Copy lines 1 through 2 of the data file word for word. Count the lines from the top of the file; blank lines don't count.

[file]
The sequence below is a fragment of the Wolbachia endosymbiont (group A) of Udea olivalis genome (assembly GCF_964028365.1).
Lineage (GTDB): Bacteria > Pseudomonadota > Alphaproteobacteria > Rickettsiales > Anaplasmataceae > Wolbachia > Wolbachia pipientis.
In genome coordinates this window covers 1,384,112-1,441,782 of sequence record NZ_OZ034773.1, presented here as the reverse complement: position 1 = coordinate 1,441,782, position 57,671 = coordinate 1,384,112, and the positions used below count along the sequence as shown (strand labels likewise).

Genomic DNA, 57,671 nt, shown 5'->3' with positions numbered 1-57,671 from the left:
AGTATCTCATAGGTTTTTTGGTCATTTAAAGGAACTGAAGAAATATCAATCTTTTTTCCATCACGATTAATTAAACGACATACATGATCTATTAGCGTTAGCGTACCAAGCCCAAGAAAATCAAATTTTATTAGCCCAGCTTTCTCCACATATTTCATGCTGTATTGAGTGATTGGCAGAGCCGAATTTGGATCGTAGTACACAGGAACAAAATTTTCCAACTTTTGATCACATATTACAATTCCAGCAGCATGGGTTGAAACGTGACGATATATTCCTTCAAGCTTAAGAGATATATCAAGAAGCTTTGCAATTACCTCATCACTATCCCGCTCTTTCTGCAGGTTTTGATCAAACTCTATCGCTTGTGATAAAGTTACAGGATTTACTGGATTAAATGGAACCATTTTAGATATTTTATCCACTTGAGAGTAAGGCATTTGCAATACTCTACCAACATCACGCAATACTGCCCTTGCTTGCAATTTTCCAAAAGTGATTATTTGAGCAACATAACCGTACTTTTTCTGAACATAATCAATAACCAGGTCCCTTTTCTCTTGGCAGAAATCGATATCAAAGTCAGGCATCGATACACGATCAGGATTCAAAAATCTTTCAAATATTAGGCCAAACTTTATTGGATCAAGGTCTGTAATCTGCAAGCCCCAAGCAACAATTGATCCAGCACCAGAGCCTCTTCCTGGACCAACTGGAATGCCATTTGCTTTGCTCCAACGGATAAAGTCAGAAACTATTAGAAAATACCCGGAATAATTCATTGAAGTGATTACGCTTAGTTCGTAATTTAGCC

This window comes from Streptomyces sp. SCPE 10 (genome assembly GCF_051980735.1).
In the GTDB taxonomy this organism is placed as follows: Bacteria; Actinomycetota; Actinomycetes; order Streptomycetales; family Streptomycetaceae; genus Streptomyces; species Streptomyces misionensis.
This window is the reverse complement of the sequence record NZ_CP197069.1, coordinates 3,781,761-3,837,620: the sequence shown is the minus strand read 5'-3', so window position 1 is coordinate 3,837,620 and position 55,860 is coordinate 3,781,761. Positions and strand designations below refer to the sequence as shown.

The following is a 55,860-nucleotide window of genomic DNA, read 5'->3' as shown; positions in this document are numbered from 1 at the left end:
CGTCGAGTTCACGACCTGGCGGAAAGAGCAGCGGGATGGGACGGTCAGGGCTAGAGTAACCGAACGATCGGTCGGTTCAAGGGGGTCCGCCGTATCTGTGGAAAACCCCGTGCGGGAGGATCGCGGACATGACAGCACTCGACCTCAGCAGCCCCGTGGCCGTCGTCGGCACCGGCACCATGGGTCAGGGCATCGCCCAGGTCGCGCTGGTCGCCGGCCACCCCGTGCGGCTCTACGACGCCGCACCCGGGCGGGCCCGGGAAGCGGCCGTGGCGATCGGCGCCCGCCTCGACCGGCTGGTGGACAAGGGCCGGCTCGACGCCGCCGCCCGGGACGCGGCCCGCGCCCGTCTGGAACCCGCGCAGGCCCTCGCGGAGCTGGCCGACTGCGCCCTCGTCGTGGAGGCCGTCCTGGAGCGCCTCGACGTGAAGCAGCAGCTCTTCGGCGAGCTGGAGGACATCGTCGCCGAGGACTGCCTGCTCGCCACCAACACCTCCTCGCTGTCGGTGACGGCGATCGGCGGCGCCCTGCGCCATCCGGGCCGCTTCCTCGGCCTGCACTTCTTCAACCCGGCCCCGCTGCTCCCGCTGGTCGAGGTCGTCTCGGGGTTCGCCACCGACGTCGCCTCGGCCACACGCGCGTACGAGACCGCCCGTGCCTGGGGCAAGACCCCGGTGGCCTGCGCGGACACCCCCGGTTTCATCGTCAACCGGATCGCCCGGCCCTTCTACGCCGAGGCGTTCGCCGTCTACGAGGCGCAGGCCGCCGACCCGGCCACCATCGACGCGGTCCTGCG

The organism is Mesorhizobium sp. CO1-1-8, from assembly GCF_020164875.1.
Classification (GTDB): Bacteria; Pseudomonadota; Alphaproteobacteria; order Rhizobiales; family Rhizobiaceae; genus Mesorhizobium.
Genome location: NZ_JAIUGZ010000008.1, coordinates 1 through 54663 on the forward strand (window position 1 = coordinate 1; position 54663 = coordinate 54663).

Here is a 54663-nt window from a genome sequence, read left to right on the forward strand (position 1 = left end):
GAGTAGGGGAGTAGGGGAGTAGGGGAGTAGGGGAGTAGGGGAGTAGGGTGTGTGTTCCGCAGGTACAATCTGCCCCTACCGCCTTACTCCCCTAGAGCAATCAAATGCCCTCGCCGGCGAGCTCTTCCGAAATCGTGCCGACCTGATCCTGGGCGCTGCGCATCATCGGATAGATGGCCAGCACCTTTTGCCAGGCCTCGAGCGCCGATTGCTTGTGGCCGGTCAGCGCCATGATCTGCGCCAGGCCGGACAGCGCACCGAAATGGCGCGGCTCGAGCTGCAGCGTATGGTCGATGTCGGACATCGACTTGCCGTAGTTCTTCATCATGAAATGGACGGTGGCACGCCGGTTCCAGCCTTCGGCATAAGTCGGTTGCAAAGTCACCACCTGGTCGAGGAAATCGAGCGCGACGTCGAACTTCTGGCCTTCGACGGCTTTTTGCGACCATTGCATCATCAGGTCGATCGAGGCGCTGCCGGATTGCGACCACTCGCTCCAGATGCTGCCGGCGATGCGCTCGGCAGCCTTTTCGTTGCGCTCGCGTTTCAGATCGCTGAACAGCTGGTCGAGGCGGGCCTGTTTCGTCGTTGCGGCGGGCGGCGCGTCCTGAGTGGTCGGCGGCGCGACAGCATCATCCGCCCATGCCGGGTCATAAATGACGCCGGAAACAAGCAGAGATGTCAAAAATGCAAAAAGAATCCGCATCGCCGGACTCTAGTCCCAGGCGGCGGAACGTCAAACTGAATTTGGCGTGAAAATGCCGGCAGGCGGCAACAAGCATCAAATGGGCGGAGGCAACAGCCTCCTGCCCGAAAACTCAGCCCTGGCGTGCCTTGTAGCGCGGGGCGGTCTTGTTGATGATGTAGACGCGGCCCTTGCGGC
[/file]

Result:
The sequence below is a fragment of the Wolbachia endosymbiont (group A) of Udea olivalis genome (assembly GCF_964028365.1).
Lineage (GTDB): Bacteria > Pseudomonadota > Alphaproteobacteria > Rickettsiales > Anaplasmataceae > Wolbachia > Wolbachia pipientis.